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The 41st WORKSHOP
 1 March 2008 (Sat), GRIPS Campus in Tokyo, 14:00-17:00

Subject:
"East Asian Currency Area:
A Bayesian Dynamic Factor Model Analysis"


by
Mr. Nguyen Ngoc Toan

PhD candidate, Graduate School of Economics, Kyoto University

Summary

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In the 41st workshop, VDF-Tokyo invited Mr. Nguyen Ngoc Toan, a PhD candidate of the Graduate School of Economics, Kyoto University, to share his findings for feasibility of a common currency area in East Asia.

 

The main motivations for his study resulted from the observations of successful issuance of the Euro, the Asian financial crisis in the late 1990fs, as well as increasing regional economic integration. Also, Mr. Toan wanted to introduce his methodology in analyzing such an interesting research field. In particular, he focused on checking the symmetry of business cycles of different countries in the region in order to see whether forming a common currency would be feasible and desirable.   

 

At the beginning, Mr. Toan made an overview of the benefits and costs of a common currency with an emphasis on monetary policy and symmetric business cycles of all countries using such a currency. Going further, Mr. Toan also reviewed previous studies using structural vector autoregression (VAR) approach and principle component approach to analyze the issue for East Asia. He pointed out some disadvantages of these approaches, in which no separation of regional and world shocks were the main weakness. To overcome, Mr. Toan proposed a model that could separate regional, global, and country-specific factors influencing aggregate output for each of studied countries. Also, his model was not based on bilateral, but on regional common factors, in which no representative country for the region was needed. Mr. Toan then presented his modeling methods to measure shock symmetry, and noted some possible identification issues of such methods. His estimates also included those for countries in Europe, Northern America, and Southern America. Among numerous findings, Mr. Toan showed that forming a common currency for East Asia as a whole would be less feasible than Europe, but some countries in the region, such as Japan, Korea, and Singapore, might be suitable for such a currency area because they had higher degree of synchronization than other groups of regional countries.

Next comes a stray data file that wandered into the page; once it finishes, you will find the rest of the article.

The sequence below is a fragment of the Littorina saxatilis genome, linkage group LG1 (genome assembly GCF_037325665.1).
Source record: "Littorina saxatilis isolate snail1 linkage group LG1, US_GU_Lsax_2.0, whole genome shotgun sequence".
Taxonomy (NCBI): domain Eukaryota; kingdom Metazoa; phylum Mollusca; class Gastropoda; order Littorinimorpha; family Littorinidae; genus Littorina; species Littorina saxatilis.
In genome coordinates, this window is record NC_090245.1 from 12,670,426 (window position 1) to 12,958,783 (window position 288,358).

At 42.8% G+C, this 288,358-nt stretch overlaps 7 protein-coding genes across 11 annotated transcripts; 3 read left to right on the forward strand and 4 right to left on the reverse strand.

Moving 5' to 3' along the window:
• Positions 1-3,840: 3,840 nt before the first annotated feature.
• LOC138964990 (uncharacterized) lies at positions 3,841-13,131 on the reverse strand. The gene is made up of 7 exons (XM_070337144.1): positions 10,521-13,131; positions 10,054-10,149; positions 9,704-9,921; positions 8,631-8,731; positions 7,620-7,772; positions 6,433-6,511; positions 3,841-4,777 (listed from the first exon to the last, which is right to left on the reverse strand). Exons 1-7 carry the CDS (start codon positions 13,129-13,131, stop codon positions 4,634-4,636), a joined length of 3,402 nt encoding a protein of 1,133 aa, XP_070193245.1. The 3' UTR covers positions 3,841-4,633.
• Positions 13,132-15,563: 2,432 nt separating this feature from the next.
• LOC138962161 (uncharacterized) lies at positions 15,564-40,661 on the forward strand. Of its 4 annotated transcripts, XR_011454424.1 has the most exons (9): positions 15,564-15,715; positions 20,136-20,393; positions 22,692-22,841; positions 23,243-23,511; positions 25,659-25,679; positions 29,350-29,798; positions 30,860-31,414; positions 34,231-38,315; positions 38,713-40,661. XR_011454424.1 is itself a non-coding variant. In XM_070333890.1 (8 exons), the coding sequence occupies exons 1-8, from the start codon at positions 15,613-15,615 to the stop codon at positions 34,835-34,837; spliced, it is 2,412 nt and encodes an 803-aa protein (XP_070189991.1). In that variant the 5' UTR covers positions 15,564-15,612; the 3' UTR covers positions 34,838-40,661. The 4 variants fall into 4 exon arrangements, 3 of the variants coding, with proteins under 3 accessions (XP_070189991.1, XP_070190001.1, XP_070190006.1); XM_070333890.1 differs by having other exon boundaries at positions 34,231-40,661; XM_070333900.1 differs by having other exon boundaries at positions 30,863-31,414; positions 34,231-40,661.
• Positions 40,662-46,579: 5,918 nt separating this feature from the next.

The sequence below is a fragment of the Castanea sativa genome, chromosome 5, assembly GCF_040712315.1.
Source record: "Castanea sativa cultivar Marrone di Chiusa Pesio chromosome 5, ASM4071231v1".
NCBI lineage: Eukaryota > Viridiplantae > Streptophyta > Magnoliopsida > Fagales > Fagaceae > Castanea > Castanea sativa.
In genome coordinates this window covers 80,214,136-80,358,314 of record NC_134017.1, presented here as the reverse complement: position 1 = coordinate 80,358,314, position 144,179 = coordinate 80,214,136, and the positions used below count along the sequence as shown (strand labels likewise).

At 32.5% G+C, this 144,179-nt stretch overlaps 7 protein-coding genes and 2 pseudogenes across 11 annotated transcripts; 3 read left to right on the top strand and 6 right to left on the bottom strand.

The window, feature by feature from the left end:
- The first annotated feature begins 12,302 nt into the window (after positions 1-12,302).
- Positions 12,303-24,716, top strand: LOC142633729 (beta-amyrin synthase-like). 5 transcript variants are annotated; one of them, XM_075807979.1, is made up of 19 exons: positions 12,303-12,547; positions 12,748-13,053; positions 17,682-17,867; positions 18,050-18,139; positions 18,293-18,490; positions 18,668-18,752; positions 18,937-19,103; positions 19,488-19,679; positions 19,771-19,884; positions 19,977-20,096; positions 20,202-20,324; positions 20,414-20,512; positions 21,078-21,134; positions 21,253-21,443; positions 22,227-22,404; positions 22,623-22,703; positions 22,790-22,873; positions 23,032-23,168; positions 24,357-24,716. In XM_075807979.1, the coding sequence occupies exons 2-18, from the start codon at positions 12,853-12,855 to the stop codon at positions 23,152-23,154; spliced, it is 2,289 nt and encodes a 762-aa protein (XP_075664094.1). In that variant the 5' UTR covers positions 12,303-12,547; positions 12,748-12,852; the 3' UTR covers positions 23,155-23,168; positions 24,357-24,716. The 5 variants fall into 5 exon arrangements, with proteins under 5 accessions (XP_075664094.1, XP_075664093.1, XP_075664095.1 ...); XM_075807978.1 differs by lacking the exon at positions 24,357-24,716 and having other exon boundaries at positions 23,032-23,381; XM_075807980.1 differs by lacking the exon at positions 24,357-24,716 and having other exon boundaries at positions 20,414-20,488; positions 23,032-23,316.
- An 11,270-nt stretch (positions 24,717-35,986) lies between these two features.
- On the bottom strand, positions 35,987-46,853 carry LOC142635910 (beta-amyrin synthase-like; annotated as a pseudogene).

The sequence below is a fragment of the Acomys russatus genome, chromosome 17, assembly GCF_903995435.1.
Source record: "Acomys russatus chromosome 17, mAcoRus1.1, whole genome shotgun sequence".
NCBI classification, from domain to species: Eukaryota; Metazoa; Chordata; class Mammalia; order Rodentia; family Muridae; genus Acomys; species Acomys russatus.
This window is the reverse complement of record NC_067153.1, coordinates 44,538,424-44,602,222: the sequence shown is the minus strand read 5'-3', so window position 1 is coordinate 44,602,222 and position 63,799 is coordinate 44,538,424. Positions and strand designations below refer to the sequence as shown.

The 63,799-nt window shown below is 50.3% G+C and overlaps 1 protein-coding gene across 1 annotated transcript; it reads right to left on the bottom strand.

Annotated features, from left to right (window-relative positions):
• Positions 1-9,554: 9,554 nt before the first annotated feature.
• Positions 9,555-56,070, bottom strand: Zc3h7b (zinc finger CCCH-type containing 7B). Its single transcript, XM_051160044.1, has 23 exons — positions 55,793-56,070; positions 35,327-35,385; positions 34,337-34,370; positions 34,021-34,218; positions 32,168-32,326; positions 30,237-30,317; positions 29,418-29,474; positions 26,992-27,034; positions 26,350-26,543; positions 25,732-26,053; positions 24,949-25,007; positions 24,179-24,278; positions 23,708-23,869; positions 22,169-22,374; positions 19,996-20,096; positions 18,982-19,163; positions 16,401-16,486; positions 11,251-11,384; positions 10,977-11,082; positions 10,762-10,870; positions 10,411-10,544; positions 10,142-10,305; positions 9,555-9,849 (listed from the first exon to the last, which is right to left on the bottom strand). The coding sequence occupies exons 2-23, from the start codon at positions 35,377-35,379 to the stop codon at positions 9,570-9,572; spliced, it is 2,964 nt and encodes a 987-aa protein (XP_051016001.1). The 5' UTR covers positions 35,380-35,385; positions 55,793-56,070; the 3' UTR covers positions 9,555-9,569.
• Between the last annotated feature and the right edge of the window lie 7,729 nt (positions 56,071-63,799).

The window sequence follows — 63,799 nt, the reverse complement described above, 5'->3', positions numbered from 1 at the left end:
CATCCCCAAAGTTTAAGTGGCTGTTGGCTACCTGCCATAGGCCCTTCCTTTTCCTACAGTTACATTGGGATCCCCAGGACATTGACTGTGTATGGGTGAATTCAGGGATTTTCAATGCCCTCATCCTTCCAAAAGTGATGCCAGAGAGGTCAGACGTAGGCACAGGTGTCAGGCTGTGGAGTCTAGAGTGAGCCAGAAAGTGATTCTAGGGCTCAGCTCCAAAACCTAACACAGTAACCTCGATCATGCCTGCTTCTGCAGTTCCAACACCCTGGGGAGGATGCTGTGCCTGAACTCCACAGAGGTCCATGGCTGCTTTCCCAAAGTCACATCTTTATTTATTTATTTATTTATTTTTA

[For detailed analysis, please refer to his paper and presentation at the end of this summary].

 

Mr. Vu Tuan Khai (YNU & VDF-Tokyo) started the discussion session. He thought that Germany could be representative for the Euro area, but Japan might not the representative country for East Asia since it had a very different level of economic development in comparison with other countries. In addition, Mr. Khai also made a critical comment on the modeling for estimation of impacts by regional and world factors on aggregate output, as he argued that a macroeconomic shock, such as changes in oil price, would have substantially different impacts on different countries, and thus such an estimation needed to be considered by a number of country-specific factors. In his response, Mr. Toan said that the estimates were done for each country so as to get their respective coefficients. Though, Mr. Toan agreed that more country-specific factors added in the model for each country would produce more appropriate estimates.

 

Regarding data used for estimation, Prof. Kenichi Ohno (GRIPS & VDF) said that there were many economic changes in each studied country in such a long period (1960-2002), and he thought that using quarterly data from 1990 to date would be more appropriate. Also, he suggested that Mr. Toan consider some important shocks during the studied period to see how they related to business cycles of the studied countries, instead of using the whole period as in his current estimates. Agreeing with this comment, Mr. Mizanur Rahman (GRIPS) added that there would be a variety of structural breaks in each country in the study period, and thus it would be more persuasive if these events were considered in analyzing business cycle synchronization for the regional countries. Mr. Toan acknowledged for these comments, and he said that he would introduce variables representing such important events in the revised paper.

 

Going in detail with the estimates, Mr. Khai commented that it would be better to consider shocks from demand side or supply side, as they were simply different in terms of impacts and policy responses. Mr. Toan did agree with this comment, and he would also consider this issue in the next step.    

    

At the end, Mr. Toan thanked all participants for their comments on the paper. He also exchanged some information about other papers that he was working, in which some of the comments had been considered in these papers.

 

As usual, we had about one hour for informal meeting. All participants introduced themselves with research interests. Some current economic and social issues in Vietnam, including inflation and its causes, were lively discussed.

 

         
Paper
(PDF172KB) | Slides (PDF88KB)                  

 (By Giang Thanh Long)

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